Home Depot (NYSE: HD) has obviously not received the memo about the demise of brick and mortar retail. The hardware megastore reported a year-to-year revenue growth rate of 4.44% for 2nd Quarter 2018.
More importantly, Home Depot reported a net income of $2.404 billion, an operating income of $3.381 billion, and a gross profit of $8.617 billion for 2nd Quarter 2018. Business is booming at America’s favorite home improvement store.
Not surprisingly, that business is translating into a lot of cash, including a $3.981 billion operating cash flow for 2nd Quarter 2018. To add icing to the cake Home Depot achieved a free cash flow of $3.433 billion for 2nd Quarter 2018. That’s great because it means the company greatly exceeded its cost of operations.
Home Depot has a Lot of Cash
Beyond that, Home Depot reported $3.599 billion in cash and equivalents on April 29, 2018. That’s great for a retailer, as is the $24.947 billion in revenues Home Depot reported for 2nd Quarter 2018.
Home Depot is a cash rich retailer with a lot of value. That value includes total assets of $25.793 billion reported on April 29, 2018. Those assets included 1,980 Home Depot stores in the United States, 182 Home Depot stores in Canada, and 122 Home Depot stores in Mexico at the end of 2017, according to Statista.
Something I really like about Home Depot is its ability to add revenue without adding stores. Home Depot’s US foot print grew by just three stores in 2017 from 1.977 in 2016 to 1,980 in Statista calculated.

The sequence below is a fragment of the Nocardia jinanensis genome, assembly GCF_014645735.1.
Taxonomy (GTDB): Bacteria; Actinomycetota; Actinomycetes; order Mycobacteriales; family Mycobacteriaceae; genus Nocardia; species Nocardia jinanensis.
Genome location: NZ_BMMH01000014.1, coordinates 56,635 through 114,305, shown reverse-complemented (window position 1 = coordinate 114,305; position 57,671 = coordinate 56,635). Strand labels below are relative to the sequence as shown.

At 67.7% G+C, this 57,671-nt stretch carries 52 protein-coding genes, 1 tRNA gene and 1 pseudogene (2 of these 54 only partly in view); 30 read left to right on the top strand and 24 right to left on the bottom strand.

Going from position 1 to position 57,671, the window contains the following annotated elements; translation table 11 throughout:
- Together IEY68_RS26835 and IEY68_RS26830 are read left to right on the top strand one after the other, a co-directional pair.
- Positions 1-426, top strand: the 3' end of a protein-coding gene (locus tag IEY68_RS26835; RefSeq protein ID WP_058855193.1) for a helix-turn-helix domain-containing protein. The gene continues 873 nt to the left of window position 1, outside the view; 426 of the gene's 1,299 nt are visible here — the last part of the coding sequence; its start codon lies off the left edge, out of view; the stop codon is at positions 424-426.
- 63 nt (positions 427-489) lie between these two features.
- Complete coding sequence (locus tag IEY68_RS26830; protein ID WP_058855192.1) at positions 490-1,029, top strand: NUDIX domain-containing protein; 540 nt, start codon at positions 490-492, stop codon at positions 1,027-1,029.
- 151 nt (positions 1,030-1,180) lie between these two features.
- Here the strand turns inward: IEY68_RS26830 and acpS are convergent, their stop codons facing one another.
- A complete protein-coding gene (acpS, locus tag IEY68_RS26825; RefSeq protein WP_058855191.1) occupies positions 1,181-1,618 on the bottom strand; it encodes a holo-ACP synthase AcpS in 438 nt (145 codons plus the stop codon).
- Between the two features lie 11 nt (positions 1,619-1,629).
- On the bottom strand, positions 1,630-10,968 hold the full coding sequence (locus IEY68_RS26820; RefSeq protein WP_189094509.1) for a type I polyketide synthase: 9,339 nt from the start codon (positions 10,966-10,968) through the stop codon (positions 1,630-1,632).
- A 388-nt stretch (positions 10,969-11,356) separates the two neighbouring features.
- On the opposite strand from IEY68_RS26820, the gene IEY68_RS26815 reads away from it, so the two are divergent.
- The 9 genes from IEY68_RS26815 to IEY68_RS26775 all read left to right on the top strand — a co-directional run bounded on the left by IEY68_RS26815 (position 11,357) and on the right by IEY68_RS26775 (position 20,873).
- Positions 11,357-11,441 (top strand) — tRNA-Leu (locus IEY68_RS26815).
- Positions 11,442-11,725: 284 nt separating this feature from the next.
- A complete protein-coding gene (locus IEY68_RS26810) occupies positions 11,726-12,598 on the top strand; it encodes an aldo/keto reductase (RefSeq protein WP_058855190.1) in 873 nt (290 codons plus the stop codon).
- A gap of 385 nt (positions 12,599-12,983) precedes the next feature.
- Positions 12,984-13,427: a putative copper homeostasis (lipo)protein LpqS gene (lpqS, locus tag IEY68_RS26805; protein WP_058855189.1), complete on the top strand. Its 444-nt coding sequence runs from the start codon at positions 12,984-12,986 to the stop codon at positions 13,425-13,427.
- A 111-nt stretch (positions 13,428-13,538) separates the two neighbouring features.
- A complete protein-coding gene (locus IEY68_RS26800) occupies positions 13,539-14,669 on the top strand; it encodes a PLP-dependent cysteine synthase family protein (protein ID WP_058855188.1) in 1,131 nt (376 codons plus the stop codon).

Home Depot is Reducing Debts
This means Home Depot is not taking on mounds of debt like retailers such as Dollar General (NYSE: DG) or Amazon (NASDAQ: AMZN). Instead, Home Depot can make more money by selling more tools and lumber.
Home Depot reported total debts of $25.793 billion on April 29, 2018, which was down from 27.028 billion on January 28, 2018. That means, Home Depot is reducing its debt which is very god for investors.
This retailer will actually have more money to pay out in dividends in the future. Therefore the wonderful Home Depot dividend is safe for the foreseeable future.
The Wonderful Home Depot Dividend
That means Home Depot investors can count on the $1.03 dividend they received on June 14, 2018, for some time to come. Home Depot is a great dividend stock it paid out an 89¢ dividend in 2017, a 69¢ dividend in 2016, and a 59¢ dividend in 2015.
Home Depot is obviously a great dividend stock and a good income stock for these reasons. Those looking for a safe dividend that grows by 10¢ to 20¢ a year should check out Home Depot.
The dividend fundamentals are pretty good at Home Depot as well. On August 3, 2018, Home Depot offered a 2.11% dividend yield, a $4.12 per share annualized payout, and a payout rate of 43.6%.
That makes Home Depot worth the $198.02 you would have paid for it on 9 August 2018. Those who need a stock that generates income and want a retailer will be well-served by Home Depot.
Does Home Depot have a Future?
Despite the great performance there are some dark clouds upon Home Depot’s horizon.
The greatest of those clouds is what City Lab calls the Great Housing Reset, the plummeting rate of homeownership in the United States. The good news is that 63.5% of Americans owned their homes in July 2017, making them potential Home Depot customers.